—Kim Lewis, Multiples, the Journal of the Society of Wood Engravers

Introduction or preface

Though not a botanist, Shakespeare as a poet and dramatist wrote many memorable lines about flowering plants. These have inspired artists over the ages, to whose works we hope the engravings in this book will be a worthy addition.

Shakespeare, like Chaucer before him, and Keats and Shelley and Whitman long after, had a special fondness for flowers. The unusually keen and wide observation of life that marks the characterization and human drama in his plays also informs some of his more vivid descriptions of plants and their habitat, as several passages in this book show. Yet this does not mean that Shakespeare studied plants like the keen naturalist or gardener who is interested in the clear distinction of related species. Often he was content with a mere family name, like violet or lily or pink, and therefore, unless the context provides some other clue, the engravings accompanying such passages show what we think was the most familiar species of the family in England in Shakespeare’s time, either in gardens or in the wild.

Of the three kinds of gardens at the time, medicinal herb, fruit and vegetable, and ornamental, the two latter especially were being constantly enriched by interbreeding ... and by importation from other parts of the world. But as a man from a small country town, Shakespeare also knew the common flowers of fields, wastelands, woods, heaths, and marshland.... Many members of his audiences in London too -- a city then of only 200,000 -- were more familiar with both domesticated and wild flora than urban people tend to be today. They would have been able to visualize plants like saffron, poppy, and aconitum from the mere mention of the narcotics or poisons made from them. For that reason, and because of their attractiveness for engravings, we have included them. On the other hand, we omitted some familiar crop plants with insignificant flowers, and we drew the line between flowering shrubs and trees, omitting the latter.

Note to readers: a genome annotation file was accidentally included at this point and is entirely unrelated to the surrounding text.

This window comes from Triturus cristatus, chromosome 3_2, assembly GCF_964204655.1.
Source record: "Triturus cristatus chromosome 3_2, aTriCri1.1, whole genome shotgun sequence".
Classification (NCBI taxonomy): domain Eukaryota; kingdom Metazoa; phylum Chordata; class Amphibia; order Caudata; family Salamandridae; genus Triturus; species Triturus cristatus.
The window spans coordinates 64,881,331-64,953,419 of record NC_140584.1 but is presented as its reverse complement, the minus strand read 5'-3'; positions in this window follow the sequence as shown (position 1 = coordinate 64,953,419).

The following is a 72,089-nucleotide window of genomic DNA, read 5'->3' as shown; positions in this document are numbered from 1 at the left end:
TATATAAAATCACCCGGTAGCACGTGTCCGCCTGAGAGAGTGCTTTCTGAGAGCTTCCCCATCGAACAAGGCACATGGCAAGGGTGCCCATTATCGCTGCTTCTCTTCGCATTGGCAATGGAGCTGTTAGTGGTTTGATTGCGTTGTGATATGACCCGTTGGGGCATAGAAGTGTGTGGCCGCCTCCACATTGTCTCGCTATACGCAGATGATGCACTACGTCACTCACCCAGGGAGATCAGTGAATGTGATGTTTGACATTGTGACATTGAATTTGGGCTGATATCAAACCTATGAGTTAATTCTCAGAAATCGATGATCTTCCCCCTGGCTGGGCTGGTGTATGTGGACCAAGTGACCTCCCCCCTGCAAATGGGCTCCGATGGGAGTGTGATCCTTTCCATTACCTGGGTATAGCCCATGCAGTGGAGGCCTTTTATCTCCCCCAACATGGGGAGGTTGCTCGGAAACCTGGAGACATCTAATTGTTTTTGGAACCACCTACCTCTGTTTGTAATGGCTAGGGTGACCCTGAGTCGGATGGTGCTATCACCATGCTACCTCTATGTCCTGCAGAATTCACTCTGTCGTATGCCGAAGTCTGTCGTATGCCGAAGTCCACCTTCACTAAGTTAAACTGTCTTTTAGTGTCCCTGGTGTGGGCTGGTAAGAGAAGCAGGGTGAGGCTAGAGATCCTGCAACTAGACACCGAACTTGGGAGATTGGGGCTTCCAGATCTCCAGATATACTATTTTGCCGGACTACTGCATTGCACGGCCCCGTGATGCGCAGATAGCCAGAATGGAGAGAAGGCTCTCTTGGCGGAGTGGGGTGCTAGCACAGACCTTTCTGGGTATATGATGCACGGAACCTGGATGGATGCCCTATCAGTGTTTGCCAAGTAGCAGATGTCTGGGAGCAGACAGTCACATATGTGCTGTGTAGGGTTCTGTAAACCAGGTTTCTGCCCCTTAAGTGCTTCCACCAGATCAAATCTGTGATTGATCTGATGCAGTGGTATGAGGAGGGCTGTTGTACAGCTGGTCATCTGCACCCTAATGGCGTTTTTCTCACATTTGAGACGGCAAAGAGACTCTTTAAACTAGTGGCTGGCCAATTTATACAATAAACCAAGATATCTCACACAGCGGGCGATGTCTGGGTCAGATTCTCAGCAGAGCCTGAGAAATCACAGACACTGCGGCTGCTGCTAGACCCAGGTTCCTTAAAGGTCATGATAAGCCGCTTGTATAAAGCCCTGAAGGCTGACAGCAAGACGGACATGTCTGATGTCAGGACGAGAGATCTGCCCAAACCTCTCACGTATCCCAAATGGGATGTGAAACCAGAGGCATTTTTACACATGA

Not surprisingly, there are a few flowers like violet and daisy to which Shakespeare refers dozens of times; in those cases we merely cite attractive representative examples. At the same time, several of Shakespeare’s best-known passages refer to groups or clusters of flowers; sometimes in a brief poetic description like Oberon’s in A Midsummer Night’s Dream; sometimes in a song like that near the end of Love’s Labour’s Lost or the one at the beginning of The Two Noble Kinsmen; and sometimes as the subject of a dialogue with action, at the centre of which is a ‘flower-maiden’, as in the case of Ophelia in her mad scene in Hamlet, Marina in Pericles, and Perdita in her long dialogue with Polixenes in The Winter’s Tale. The accompanying engravings show groups of flowers, some of which are presented and discussed individually elsewhere. Usually the flowers are mentioned in a human context, as one would expect in drama in such ritual as a marriage song. In Shakespeare’s time much more than today, many flowers, for instance violets, rosemary, and rue, had symbolic associations, as is clear, for example, in the Ophelia episode. The commentary in this book examines such meanings. It also explicates what plant Shakespeare actually meant when he used a certain name; for instance, honeysuckle is synonymous with woodbine.